CHRISTIE ADMINISTRATION COMPLETES PROJECT RESTORING DEGRADED DELAWARE BAY WETLANDS USING DREDGE MATERIALS
FORTESCUE RESTORATION ONE OF THREE PROJECTS TO BE EVALUATED FOR EFFECTIVENESS IN REDUCING STORM IMPACTS AND CREATING WILDLIFE HABITATS
(16/48) TRENTON – The Christie Administration today announced the completion of the third in a series of pilot projects designed to gauge the effectiveness of beneficially reusing silt and sand dredged for navigation improvement projects to restore degraded salt marshes as protective buffers against severe storms, while enhancing habitat for wildlife.
The latest project restored 10 acres of degraded wetlands, and three acres of beach along the Delaware Bay in Fortescue, located in Cumberland County’s Downe Township. The restoration work is part of a pilot study that also involves two wetlands restoration sites along the Atlantic coast in Cape May County.
In the latest project, the Department of Environmental Protection and New Jersey Department of Transportation teamed up to use sediments dredged for maintenance of navigation channels around Fortescue Creek to raise the elevation of 10 acres of degraded wetlands in the state’s Fortescue Wildlife Management Area. The dredged materials were also used to restore a three-acre stretch of beach. Additional marsh and beach restoration will take place in the fall.
“The Christie Administration is committed to making all of New Jersey’s coastal areas more resilient to storms such as Superstorm Sandy,” said DEP Commissioner Bob Martin. “This marsh restoration process holds a great deal of promise to provide many benefits in a cost-effective and environmentally responsible manner. The DEP is committed to working with our state, federal, local, academic and non-profit partners to assess the potential for this process to be applied on a wider scale to help protect our coastal communities from flooding.”
“The NJDOT Office of Maritime Resources has been at the forefront of the dredging industry’s development of beneficial use technology for almost 20 years,” NJDOT Acting Commissioner Richard T. Hammer said. “Being able to place dredged material back onto the marshes rather than disposing of it elsewhere will provide much needed relief to shore communities, recreational boaters and commercial fishermen that depend on New Jersey’s Marine Transportation System, as well as achieve environmental benefits and increased storm protection.”
New Jersey, like other coastal states, is losing salt marshes to a combination of subsidence, erosion and sea level rise. Together, the three projects are testing the effectiveness of a technique known as thin-layer application of dredge materials. In this process, sediments dredged from navigation channels and other areas are pumped onto eroding wetlands to raise their elevations enough to allow native marsh grasses to flourish or to create nesting habitats needed by some rare wildlife species.
Healthy marshes with thick mats of native grasses can cushion the impact of storm surges, thereby reducing property damage. At the same time, the restoration of the wetlands through this process can reduce the need for the creation of confined disposal facilities in coastal areas, which can appear as unnatural-looking plateaus or islands amid vast expanses of marshland.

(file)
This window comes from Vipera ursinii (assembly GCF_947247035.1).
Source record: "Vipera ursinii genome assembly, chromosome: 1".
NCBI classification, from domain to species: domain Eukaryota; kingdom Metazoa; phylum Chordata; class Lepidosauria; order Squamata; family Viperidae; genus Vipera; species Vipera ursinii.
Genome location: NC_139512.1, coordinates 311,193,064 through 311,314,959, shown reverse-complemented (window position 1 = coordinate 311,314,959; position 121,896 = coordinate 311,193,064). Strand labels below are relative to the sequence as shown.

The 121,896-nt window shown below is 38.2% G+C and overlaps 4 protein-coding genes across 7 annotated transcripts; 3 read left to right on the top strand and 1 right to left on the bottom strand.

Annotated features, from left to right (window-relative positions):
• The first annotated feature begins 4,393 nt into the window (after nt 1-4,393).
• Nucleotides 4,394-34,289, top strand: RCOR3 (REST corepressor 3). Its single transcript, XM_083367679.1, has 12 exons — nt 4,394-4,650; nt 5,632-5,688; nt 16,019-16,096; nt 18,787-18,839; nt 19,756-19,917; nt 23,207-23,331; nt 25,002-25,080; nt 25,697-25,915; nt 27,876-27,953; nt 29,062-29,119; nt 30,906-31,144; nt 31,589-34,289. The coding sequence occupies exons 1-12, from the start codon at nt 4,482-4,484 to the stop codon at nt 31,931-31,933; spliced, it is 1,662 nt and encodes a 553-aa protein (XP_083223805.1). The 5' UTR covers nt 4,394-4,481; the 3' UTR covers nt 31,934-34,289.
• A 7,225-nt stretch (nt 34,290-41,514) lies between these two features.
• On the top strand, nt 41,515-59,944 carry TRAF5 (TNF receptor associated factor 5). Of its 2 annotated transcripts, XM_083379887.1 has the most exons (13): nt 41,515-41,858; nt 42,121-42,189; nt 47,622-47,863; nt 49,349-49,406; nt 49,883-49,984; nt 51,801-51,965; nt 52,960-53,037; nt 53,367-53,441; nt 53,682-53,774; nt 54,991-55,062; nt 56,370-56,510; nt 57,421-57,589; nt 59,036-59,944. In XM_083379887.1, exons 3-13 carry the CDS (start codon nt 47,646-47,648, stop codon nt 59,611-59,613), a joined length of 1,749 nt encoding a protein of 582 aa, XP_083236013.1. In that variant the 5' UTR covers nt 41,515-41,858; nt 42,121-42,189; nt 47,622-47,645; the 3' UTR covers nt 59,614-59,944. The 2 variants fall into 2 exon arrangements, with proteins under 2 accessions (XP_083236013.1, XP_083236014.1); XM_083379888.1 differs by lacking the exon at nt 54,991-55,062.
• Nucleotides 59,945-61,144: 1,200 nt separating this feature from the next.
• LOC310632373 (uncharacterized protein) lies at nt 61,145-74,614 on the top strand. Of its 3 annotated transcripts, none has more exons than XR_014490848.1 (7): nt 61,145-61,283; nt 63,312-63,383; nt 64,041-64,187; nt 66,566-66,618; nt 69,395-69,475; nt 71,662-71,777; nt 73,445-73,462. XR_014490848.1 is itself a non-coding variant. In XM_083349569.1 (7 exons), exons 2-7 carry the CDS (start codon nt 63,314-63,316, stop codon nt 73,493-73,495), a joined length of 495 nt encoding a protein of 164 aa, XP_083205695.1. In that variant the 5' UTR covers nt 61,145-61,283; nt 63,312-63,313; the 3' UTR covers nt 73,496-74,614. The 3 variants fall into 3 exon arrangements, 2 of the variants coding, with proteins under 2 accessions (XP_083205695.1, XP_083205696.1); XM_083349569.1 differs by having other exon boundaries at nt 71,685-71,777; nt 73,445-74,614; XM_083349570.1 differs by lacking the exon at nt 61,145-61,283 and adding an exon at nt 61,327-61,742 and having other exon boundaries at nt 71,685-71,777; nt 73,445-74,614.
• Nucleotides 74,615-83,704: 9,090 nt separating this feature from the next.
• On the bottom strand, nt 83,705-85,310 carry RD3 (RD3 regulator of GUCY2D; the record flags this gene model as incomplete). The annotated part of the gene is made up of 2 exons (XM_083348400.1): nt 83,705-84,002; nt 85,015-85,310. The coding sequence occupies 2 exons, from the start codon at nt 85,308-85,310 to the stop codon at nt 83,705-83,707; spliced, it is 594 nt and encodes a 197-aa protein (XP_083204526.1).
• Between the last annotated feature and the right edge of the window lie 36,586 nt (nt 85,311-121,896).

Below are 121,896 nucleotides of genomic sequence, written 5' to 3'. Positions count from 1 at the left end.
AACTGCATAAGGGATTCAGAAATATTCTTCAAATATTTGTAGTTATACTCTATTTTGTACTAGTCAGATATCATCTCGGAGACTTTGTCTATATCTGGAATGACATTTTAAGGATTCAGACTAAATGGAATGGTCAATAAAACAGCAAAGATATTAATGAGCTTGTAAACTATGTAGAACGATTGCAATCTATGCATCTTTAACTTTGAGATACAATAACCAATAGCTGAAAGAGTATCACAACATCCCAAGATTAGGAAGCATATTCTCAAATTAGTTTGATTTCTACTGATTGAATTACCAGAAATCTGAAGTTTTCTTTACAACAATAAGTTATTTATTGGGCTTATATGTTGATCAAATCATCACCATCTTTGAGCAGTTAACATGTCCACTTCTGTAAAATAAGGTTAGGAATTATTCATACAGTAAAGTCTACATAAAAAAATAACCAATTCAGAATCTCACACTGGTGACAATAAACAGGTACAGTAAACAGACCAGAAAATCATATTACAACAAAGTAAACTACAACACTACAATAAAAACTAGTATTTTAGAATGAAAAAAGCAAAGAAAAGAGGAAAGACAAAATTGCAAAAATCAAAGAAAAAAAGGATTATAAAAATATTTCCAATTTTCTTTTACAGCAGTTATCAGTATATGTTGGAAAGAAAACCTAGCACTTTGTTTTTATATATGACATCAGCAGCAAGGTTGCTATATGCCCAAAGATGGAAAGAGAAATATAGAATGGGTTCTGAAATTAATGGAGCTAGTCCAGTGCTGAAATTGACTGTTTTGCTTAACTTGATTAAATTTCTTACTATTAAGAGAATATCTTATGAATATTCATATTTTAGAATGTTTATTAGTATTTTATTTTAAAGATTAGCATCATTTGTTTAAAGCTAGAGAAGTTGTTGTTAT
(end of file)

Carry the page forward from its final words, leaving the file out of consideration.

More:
“The Christie Administration is committed to making all of New Jersey’s coastal areas more resilient to storms such as Superstorm Sandy. This marsh restoration process holds a great deal of promise to provide many benefits in a cost-effective and environmentally responsible manner.”
–DEP Commissioner Bob Martin
Located about 15 miles southwest of Millville, the village of Fortescue, the Fortescue State Marina and a private marina have long provided an important hub for fishing in Delaware Bay, serving a robust charter fishing fleet, commercial and private fishing boats, bait-and-tackle shops and related businesses.
“The thin layer application pilot program is an ambitious step in an attempt to restore the meadowlands along the Delaware Bay,” said Downe Township Mayor Robert Campbell. “It is certainly a great solution for the use of dredge material that is usually the biggest roadblock in most dredging projects.
“I thank Commissioner Bob Martin and his municipal liaison, Cindy Randazzo, for their great work toward building a working relationship with the bay communities and supporting many different projects that will aid us in remaining sustainable and resilient,” Mayor Campbell added.
An NJDOT contractor dredged some 15,000 cubic yards of silt and sand from waterways around Fortescue and placed it at the nearby Fortescue Wildlife Management Area, which protects habitat needed by migrating shorebirds such as the federally endangered red knot.
All three of the restoration projects are taking place on Wildlife Management Areas owned by the DEP’s Division of Fish and Wildlife, which manages tens of thousands of acres of marshes along the Atlantic and Delaware Bay coastlines.
In 2014, the DEP and U.S. Army Corps of Engineers restored an acre of wetlands in the Cape May Meadows Wildlife Management Area behind Stone Harbor, using materials dredged from the Intracoastal Waterway. As an additional benefit, the project created nesting habitat for black skimmers, a state-endangered beach-nesting bird.
Based on the initial successes of this small-scale project, the DEP and Army Corps completed a second project last year restoring 35 acres of wetlands in another part of the Cape May Meadows Wildlife Management Area, behind Avalon, using material dredged from the Intracoastal Waterway.
The three projects are made possible by a $3.4 million grant from the U.S. Department of Interior Hurricane Sandy Coastal Resilience Competitive Grant Program. The DEP, working with the Nature Conservancy, Green Trust Alliance and other non-profit partners, is using the funds for biological monitoring and evaluation of the project sites.